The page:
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The Tennessee Titans are no strangers to finding talent in their own backyard. They only had to look 180 miles to the east for sixth-round pick and defensive back, Theo Jackson.
The Tennessee Volunteers defensive back played high school ball at Overton High School in The Music City. He was a three-star recruit with other offers, including from LSU and Louisville, but chose to remain in-state and played in 11 games as a true freshman, becoming a reliable backup and contributor on special teams.
“I’m not going to lie to you: I’m going through so many emotions right now,” Jackson said to reporters after being drafted by the Titans. “But it’s the best feeling. To grow up in Nashville, go to school at Tennessee and then come back home for pro ball. I can’t even think of the words to even say right now. I’m just so excited and I’m so eager to get to work.”
The 6-foot-2, 203-pound defensive back worked his way into a starting role for the Vols in 2019, finishing fourth on the team with 53 tackles during the season.
With a good combination of size and speed, Jackson was utilized in a lot of different ways in Knoxville, and that versatility is something the Titans were definitely interested in when they drafted him at No. 204 overall.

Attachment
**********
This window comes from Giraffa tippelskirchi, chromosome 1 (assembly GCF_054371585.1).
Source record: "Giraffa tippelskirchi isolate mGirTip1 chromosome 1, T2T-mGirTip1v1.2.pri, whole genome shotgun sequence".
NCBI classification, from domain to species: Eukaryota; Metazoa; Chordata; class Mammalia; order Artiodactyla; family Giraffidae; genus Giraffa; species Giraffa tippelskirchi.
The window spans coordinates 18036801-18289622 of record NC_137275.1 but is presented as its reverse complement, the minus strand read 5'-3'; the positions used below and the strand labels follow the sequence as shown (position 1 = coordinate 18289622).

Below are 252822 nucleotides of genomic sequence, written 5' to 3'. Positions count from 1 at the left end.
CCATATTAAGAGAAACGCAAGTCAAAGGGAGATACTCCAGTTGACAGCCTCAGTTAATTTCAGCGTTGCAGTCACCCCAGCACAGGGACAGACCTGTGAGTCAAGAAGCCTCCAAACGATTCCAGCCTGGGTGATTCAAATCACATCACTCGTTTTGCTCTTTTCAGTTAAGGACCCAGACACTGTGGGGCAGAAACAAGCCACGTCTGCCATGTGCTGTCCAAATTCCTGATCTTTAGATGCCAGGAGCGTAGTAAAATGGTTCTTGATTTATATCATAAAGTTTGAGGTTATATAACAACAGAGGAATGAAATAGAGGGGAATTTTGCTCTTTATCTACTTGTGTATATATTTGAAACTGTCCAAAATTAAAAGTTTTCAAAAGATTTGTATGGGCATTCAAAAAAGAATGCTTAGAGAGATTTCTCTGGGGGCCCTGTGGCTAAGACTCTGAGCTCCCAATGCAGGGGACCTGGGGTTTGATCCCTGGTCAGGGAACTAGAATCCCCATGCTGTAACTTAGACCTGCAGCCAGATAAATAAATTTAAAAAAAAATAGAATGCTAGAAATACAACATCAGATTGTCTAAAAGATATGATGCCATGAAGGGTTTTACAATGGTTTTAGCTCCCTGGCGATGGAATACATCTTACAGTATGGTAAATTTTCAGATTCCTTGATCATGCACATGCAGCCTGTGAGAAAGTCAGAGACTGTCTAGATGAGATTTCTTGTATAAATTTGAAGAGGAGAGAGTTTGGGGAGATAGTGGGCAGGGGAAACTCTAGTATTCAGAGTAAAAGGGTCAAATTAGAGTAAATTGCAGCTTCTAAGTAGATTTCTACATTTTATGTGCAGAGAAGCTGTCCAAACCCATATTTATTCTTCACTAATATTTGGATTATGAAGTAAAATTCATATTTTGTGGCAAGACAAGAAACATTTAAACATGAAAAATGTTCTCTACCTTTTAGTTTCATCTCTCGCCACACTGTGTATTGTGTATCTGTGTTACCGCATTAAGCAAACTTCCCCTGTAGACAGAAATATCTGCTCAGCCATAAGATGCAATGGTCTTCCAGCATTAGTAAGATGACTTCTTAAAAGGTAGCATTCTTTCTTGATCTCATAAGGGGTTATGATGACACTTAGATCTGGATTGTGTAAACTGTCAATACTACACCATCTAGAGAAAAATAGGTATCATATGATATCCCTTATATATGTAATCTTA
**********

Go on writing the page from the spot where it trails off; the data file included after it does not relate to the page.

“They [the Titans] loved my versatility,” he said. “I can play safety, play the dime, or play some slot, but it’s really how they want to place me at.”
As a fifth-year senior, Jackson saw his biggest uptick in production from the previous season.
He registered 78 total tackles, including nine tackles for loss, and a career-best 11 passes defended. Jackson also tallied an interception in his final game at Neyland Stadium, returning it 55 yards for a score on just the fifth play from scrimmage.
The leader of the Vols’ defensive secondary, he was selected by the SEC coaches to the All-SEC Second-Team.
Jackson’s final year on campus was Josh Heupel’s first as head coach in Knoxville. Jackson credits the coaching staff’s defensive scheme change for playing a role in his breakout campaign.
“I think it was just the scheme change. It allowed me to be more free, and then our playbook was a little bit easier, so I could focus on what call I had to make and I can focus on what the offense could be doing,” Jackson explained. “I watched a lot of film, so when I guessed, I guessed right most of the time.”
Going from Overton High School, to the University of Tennessee, to the NFL, it was difficult for Jackson to envision what the end product looked like. At first, he focused on playing collegiate ball before shifting his attention to which team might select him in the 2022 NFL draft.
Most kids dream of playing for their favorite team growing up, and that’s exactly how it’s played out for Jackson.
“I was envisioning myself playing with the Titans. Just having that vision come true…I still can’t even put together the words of what I’m feeling about it,” Jackson said.
The newest Titans defensive back will likely have an opportunity to carve out a role on special teams this season, as well as a backup role in the secondary.